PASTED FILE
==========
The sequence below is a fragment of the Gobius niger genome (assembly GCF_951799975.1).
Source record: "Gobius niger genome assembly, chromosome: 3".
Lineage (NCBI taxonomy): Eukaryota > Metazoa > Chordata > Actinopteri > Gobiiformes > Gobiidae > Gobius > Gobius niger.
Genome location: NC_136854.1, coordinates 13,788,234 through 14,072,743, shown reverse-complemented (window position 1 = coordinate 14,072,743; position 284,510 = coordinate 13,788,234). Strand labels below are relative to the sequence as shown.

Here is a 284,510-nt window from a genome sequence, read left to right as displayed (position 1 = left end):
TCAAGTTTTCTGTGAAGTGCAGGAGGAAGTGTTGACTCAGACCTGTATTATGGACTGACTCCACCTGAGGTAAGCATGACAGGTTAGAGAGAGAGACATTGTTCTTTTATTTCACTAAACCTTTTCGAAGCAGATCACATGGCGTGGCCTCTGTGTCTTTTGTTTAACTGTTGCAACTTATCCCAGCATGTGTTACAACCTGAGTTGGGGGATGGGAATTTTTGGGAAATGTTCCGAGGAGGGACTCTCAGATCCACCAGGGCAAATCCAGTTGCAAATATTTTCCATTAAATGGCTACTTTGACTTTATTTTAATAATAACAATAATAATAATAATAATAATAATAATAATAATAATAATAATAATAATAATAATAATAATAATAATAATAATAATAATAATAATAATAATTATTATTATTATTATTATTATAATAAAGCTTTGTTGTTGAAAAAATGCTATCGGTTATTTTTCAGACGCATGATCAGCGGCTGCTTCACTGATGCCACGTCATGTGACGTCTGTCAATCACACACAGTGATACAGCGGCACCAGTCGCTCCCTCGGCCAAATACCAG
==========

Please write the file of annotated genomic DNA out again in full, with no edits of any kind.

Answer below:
The sequence below is a fragment of the Gobius niger genome (assembly GCF_951799975.1).
Source record: "Gobius niger genome assembly, chromosome: 3".
Lineage (NCBI taxonomy): Eukaryota > Metazoa > Chordata > Actinopteri > Gobiiformes > Gobiidae > Gobius > Gobius niger.
Genome location: NC_136854.1, coordinates 13,788,234 through 14,072,743, shown reverse-complemented (window position 1 = coordinate 14,072,743; position 284,510 = coordinate 13,788,234). Strand labels below are relative to the sequence as shown.

Here is a 284,510-nt window from a genome sequence, read left to right as displayed (position 1 = left end):
TCAAGTTTTCTGTGAAGTGCAGGAGGAAGTGTTGACTCAGACCTGTATTATGGACTGACTCCACCTGAGGTAAGCATGACAGGTTAGAGAGAGAGACATTGTTCTTTTATTTCACTAAACCTTTTCGAAGCAGATCACATGGCGTGGCCTCTGTGTCTTTTGTTTAACTGTTGCAACTTATCCCAGCATGTGTTACAACCTGAGTTGGGGGATGGGAATTTTTGGGAAATGTTCCGAGGAGGGACTCTCAGATCCACCAGGGCAAATCCAGTTGCAAATATTTTCCATTAAATGGCTACTTTGACTTTATTTTAATAATAACAATAATAATAATAATAATAATAATAATAATAATAATAATAATAATAATAATAATAATAATAATAATAATAATAATAATAATAATAATAATTATTATTATTATTATTATTATAATAAAGCTTTGTTGTTGAAAAAATGCTATCGGTTATTTTTCAGACGCATGATCAGCGGCTGCTTCACTGATGCCACGTCATGTGACGTCTGTCAATCACACACAGTGATACAGCGGCACCAGTCGCTCCCTCGGCCAAATACCAG